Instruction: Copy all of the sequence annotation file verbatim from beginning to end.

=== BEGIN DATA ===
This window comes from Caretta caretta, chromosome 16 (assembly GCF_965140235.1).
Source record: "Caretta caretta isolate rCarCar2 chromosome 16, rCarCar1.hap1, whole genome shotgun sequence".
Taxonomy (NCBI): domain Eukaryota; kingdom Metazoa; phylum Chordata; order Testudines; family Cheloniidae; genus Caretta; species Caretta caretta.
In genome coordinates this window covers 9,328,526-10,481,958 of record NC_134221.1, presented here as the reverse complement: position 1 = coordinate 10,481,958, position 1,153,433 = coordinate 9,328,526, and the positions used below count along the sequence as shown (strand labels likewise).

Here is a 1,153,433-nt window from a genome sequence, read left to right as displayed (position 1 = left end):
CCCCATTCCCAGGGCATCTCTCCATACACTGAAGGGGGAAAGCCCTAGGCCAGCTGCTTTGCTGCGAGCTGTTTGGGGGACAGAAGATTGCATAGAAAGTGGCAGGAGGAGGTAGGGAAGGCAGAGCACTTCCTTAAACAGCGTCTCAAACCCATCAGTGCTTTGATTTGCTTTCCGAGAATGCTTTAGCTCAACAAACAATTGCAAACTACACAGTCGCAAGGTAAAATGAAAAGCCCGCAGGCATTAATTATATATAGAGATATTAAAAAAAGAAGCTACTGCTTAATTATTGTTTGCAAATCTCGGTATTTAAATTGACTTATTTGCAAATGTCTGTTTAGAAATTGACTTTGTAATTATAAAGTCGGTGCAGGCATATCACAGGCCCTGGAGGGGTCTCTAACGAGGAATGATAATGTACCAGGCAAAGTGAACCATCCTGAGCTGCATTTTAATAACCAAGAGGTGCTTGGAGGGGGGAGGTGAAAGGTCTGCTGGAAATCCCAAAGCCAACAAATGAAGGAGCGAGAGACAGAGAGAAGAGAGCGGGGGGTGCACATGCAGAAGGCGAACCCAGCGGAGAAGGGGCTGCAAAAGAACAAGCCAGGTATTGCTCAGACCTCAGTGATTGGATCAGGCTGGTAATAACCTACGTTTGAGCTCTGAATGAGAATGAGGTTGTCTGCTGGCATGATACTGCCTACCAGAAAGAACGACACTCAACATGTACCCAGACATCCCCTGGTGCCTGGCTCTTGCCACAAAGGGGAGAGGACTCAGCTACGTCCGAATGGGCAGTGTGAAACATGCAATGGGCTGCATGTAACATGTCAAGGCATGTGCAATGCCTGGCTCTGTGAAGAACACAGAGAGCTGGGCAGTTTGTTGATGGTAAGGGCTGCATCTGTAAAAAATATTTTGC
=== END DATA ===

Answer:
This window comes from Caretta caretta, chromosome 16 (assembly GCF_965140235.1).
Source record: "Caretta caretta isolate rCarCar2 chromosome 16, rCarCar1.hap1, whole genome shotgun sequence".
Taxonomy (NCBI): domain Eukaryota; kingdom Metazoa; phylum Chordata; order Testudines; family Cheloniidae; genus Caretta; species Caretta caretta.
In genome coordinates this window covers 9,328,526-10,481,958 of record NC_134221.1, presented here as the reverse complement: position 1 = coordinate 10,481,958, position 1,153,433 = coordinate 9,328,526, and the positions used below count along the sequence as shown (strand labels likewise).

Here is a 1,153,433-nt window from a genome sequence, read left to right as displayed (position 1 = left end):
CCCCATTCCCAGGGCATCTCTCCATACACTGAAGGGGGAAAGCCCTAGGCCAGCTGCTTTGCTGCGAGCTGTTTGGGGGACAGAAGATTGCATAGAAAGTGGCAGGAGGAGGTAGGGAAGGCAGAGCACTTCCTTAAACAGCGTCTCAAACCCATCAGTGCTTTGATTTGCTTTCCGAGAATGCTTTAGCTCAACAAACAATTGCAAACTACACAGTCGCAAGGTAAAATGAAAAGCCCGCAGGCATTAATTATATATAGAGATATTAAAAAAAGAAGCTACTGCTTAATTATTGTTTGCAAATCTCGGTATTTAAATTGACTTATTTGCAAATGTCTGTTTAGAAATTGACTTTGTAATTATAAAGTCGGTGCAGGCATATCACAGGCCCTGGAGGGGTCTCTAACGAGGAATGATAATGTACCAGGCAAAGTGAACCATCCTGAGCTGCATTTTAATAACCAAGAGGTGCTTGGAGGGGGGAGGTGAAAGGTCTGCTGGAAATCCCAAAGCCAACAAATGAAGGAGCGAGAGACAGAGAGAAGAGAGCGGGGGGTGCACATGCAGAAGGCGAACCCAGCGGAGAAGGGGCTGCAAAAGAACAAGCCAGGTATTGCTCAGACCTCAGTGATTGGATCAGGCTGGTAATAACCTACGTTTGAGCTCTGAATGAGAATGAGGTTGTCTGCTGGCATGATACTGCCTACCAGAAAGAACGACACTCAACATGTACCCAGACATCCCCTGGTGCCTGGCTCTTGCCACAAAGGGGAGAGGACTCAGCTACGTCCGAATGGGCAGTGTGAAACATGCAATGGGCTGCATGTAACATGTCAAGGCATGTGCAATGCCTGGCTCTGTGAAGAACACAGAGAGCTGGGCAGTTTGTTGATGGTAAGGGCTGCATCTGTAAAAAATATTTTGC